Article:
Paul was such a fantastic course director. The first thing I remember about him was his laid-back and compassionate attitude to our training - "don't panic, we're psychologists!" he would often remind me if I was struggling with the course demands. He was invested in taking the time to get to know us, which has added great value to my experience. I am sad not see my final year through with him as our director, teacher, and mentor. I will never forget the passion he held for his clinical work - if I qualify with even one tenth of this I will be a very happy psychologist indeed.
I first met Paul many years ago when I had just started at Stoke Mandeville. I was due to speak at a teaching day for local GPs, and was very nervous, not having done much lecturing then. It was in the days before PowerPoint and my slides were loaded into a carousel ready for projection. Just before I was due to be introduced I went to the projection booth to find my carousel gone! Total panic ensued until a few minutes later when Paul walked in clutching my missing slides. He had come looking for a spare carousel and had been given mine (by my boss), being told it was a spare. Whenever we saw each other afterwards, either in the hospital or in our local Tesco, the invariable greeting was “Have you got my slides?”.
Paul was a lovely warm person and will be greatly missed.
One of the joys of the Oxford system is getting to know people in different subjects. I had some fascinating conversations with Paul, and will miss his wonderful friendliness, humour and good cheer. The presentation he gave recently to Harris Manchester fellows on Dr. Ludwig Guttmann, refugee from Nazi Germany, first director of Stoke Mandeville and founder of the Paralympics, will stay with me as a reminder that helping another person is the start of a whole chain of helping.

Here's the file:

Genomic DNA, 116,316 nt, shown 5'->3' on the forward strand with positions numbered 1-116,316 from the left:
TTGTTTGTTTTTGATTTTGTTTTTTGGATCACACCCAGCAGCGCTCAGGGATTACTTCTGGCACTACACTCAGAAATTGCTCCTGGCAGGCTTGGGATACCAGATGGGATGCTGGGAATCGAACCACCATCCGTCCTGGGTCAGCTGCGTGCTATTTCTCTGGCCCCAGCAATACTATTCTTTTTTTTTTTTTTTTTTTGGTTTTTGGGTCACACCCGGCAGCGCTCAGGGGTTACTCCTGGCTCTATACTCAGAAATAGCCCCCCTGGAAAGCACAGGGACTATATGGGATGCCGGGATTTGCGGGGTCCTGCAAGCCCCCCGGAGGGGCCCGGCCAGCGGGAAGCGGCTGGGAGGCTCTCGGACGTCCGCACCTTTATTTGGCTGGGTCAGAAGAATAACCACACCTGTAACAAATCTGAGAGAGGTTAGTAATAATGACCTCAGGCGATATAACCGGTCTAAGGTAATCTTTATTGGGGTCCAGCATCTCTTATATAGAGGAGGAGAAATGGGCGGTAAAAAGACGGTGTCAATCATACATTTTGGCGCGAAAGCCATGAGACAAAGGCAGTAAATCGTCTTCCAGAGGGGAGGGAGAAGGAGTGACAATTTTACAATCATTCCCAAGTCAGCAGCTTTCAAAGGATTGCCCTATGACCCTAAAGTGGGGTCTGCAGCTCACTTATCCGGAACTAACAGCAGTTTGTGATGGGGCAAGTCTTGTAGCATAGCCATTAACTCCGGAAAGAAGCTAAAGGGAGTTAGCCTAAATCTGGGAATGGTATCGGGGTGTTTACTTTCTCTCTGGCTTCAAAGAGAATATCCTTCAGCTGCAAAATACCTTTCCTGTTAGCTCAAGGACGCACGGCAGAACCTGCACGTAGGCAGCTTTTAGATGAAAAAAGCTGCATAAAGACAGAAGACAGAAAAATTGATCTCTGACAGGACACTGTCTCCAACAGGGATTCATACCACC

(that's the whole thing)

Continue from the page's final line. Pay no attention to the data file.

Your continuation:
I have worked with Paul for a number of years in our profession, mostly from the United States, in relation to the rehabilitation of persons with disability and chronic health conditions. I have heard him speak at professional conferences, have published in his book, have seen his work with patients and trainees, and have spoken with him about how to help persons with disability.
He has been a wonderful colleague, a wonderful clinician for his patients, a wonderful team member in his clinical work, and an tremendous example for the broad professional community.
Plus, he is just a nice, smart, helpful guy.
I will miss him.